8.4. Hydraulic fluid storage tanks must be of a suitable material and adequately guarded against rupture.
8.5 Hydraulic fluid lines and fittings must be to USA Standards and/ or to European DIN specifications.
8.6 Hydraulic fluid lines and fittings must be capable of withstanding the maximum working pressures used within the robot. 8.7 Hydraulic fluid lines must be routed to minimise the chances of being cut or damaged.
8.8 Hydraulic accumulators (pressurised oil storage devices) are banned in whatever form they may take.
8.9 All hydraulic systems must use non-flammable, non-corrosive fluid and must be designed not to leak when inverted.
8.10 Please note that some simple low pressure and volume hydraulic systems, like simple braking, may not need to adhere to all the rules above. You are required to contact this event if you would like an exception.
8.11 Care needs to be taken when building a hydraulic system that consideration is given to bleeding the system of air. Trapped air in the hydraulic system will degrade the performance of the system and may make a robot run foul of rule 8.8
9. Internal Combustion Engines (ICE) and liquid fuels.
9.1. No internal combustion engines are allowed at this event.
10. Rotational weapons or full body spinning robots are allowed:
10.1. Spinning weapons that can contact the outer arena walls during normal operation must be pre-approved by the event. (Contact with an inner arena curb, or containment wall is allowed and does not require prior permission.)
10.2. Spinning weapons must come to a full stop within 60 seconds of the power being removed using a self-contained braking system.

11. Springs and flywheels
11.1. Springs used in robots in the 12 lbs class or smaller are excepted from the rules in this section. However safe operation and good engineering are always required.
11.2. Any large springs used for drive or weapon power must have a way of loading and actuating the spring remotely under the robots power.
11.2.1. Under no circumstances must a large spring be loaded when the robot is out of the arena or testing area.
11.2.2. Small springs like those used within switches or other small internal operations are excepted from this rule.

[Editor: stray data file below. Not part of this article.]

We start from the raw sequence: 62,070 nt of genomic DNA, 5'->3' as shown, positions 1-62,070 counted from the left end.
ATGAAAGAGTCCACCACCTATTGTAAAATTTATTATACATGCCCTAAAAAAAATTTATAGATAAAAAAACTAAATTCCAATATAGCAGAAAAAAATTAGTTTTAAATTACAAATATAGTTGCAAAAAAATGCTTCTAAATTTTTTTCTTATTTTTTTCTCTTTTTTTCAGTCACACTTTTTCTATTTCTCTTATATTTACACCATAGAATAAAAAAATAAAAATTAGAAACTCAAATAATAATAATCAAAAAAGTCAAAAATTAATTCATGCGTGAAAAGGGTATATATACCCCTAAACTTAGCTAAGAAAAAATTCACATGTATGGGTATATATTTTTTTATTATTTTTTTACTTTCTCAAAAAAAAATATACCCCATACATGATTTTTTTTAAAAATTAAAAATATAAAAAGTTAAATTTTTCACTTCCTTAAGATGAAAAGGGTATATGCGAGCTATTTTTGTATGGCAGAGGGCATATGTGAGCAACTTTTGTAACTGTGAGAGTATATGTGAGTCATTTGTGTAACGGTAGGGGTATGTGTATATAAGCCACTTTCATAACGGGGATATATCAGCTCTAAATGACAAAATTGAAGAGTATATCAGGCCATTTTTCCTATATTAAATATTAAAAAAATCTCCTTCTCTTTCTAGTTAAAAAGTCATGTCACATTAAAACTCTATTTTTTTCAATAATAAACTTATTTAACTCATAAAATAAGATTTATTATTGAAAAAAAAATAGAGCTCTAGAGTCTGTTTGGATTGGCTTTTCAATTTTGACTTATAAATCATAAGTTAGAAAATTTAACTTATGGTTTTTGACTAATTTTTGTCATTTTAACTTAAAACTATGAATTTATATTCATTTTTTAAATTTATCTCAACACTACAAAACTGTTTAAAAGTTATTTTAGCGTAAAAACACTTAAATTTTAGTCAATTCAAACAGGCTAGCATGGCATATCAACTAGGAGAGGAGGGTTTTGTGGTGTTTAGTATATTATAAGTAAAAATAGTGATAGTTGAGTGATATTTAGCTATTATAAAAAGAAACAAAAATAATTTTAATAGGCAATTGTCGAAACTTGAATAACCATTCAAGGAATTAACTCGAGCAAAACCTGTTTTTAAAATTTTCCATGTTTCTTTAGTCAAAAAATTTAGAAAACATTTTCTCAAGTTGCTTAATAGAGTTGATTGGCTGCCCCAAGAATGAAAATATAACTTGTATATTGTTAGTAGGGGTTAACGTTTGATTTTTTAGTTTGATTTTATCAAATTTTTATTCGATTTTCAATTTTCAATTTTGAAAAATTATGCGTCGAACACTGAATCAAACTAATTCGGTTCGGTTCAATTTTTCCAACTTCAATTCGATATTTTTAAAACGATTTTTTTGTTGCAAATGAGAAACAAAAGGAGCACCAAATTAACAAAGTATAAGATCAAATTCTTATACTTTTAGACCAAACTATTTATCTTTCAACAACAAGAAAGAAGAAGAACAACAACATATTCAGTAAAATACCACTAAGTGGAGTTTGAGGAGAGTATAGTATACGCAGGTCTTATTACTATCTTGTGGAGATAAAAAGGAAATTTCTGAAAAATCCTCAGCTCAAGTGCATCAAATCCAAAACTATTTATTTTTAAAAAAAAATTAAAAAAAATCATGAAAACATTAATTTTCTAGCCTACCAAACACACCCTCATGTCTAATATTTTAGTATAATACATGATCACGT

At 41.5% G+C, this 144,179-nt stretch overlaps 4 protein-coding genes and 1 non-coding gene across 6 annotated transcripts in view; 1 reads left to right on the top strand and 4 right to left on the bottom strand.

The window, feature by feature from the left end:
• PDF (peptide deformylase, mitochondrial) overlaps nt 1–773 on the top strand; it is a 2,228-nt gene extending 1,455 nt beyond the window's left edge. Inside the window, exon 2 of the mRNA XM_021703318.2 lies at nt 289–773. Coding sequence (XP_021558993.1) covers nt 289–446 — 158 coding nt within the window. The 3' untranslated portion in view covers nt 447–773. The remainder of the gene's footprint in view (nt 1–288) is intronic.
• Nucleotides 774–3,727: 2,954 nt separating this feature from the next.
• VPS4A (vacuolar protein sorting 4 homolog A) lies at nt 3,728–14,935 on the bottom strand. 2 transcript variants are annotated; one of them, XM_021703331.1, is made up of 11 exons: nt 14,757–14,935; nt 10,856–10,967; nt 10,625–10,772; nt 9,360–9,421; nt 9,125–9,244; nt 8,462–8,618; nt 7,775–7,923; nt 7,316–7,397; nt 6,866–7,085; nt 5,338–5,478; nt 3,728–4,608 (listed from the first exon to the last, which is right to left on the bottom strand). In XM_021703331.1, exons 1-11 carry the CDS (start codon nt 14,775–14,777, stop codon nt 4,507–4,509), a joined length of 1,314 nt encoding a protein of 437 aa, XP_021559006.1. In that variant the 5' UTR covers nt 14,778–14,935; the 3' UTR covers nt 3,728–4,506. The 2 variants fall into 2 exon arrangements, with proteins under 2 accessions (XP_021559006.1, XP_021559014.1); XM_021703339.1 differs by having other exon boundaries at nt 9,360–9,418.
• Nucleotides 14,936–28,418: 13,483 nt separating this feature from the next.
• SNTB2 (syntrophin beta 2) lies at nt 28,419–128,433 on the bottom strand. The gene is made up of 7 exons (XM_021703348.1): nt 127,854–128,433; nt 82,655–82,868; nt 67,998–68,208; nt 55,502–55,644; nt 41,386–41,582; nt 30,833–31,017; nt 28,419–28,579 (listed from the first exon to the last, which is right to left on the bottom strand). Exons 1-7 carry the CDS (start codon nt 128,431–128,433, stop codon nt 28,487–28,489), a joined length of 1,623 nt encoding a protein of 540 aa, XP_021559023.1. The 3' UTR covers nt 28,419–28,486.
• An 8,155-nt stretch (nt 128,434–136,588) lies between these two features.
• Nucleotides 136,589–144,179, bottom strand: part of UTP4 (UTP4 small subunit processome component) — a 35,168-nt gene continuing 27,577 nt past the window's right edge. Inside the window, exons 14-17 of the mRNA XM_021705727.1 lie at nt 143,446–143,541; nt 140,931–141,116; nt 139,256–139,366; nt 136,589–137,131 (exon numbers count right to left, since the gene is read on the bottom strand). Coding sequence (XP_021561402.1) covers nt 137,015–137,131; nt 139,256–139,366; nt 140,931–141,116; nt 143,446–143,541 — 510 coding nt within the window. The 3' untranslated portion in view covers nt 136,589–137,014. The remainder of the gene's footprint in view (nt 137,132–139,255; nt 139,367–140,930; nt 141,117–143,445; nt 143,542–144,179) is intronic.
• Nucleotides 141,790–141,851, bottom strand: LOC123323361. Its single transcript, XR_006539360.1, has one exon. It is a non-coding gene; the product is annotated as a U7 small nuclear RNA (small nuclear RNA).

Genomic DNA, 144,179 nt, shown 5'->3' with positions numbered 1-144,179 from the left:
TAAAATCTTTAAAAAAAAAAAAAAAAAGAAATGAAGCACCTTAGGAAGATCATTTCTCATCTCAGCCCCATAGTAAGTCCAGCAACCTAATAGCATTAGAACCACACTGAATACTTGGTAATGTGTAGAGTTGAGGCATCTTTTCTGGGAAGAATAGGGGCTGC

11.3. Any flywheel or similar kinetic energy storing device must not be spinning or storing energy in any way unless inside the arena or testing area.
11.3.1. There must be a way of generating and dissipating the energy from the device remotely under the robots power.
11.4. All springs, flywheels, and similar kinetic energy storing devices must fail to a safe position on loss of radio contact or power.}

12. Forbidden Weapons and Materials. The following weapons and materials are absolutely forbidden from use:
12.1. Weapons designed to cause invisible damage to the other robot. This includes but is not limited to:
12.1.1. Electrical weapons
12.1.2. RF jamming equipment, etc.
12.1.3. RF noise generated by an IC engine. (Please use shielding around sparking components)
12.1.4. EMF fields from permanent or electro-magnets that affect another robots electronics.
12.1.5. Weapons or defenses that stop combat completely of both (or more) robots. This includes nets, tapes, strings, and other entanglement devices.
12.2. Weapons that require significant cleanup, or in some way damages the arena to require repair for further matches. This includes but is not limited to:
12.2.1. Liquid weapons. Additionally a bot may not have liquid that can spill out when the robot is superficially damaged.
12.2.2. Foams and liquefied gasses
12.2.3. Powders, sand, ball bearings and other dry chaff weapons
12.3. Un-tethered Projectiles (see tethered projectile description in Special Weapons section 13.5)
12.4. Heat and explosions are forbidden as weapons. This includes, but is not limited to the following:
12.4.1. Heat weapons not specifically allowed in the Special Weapons section (13.2)
12.4.2. Explosives or flammable solids such as:
12.4.2.1. DOT Class C devices
12.4.2.2. Gunpowder / Cartridge Primers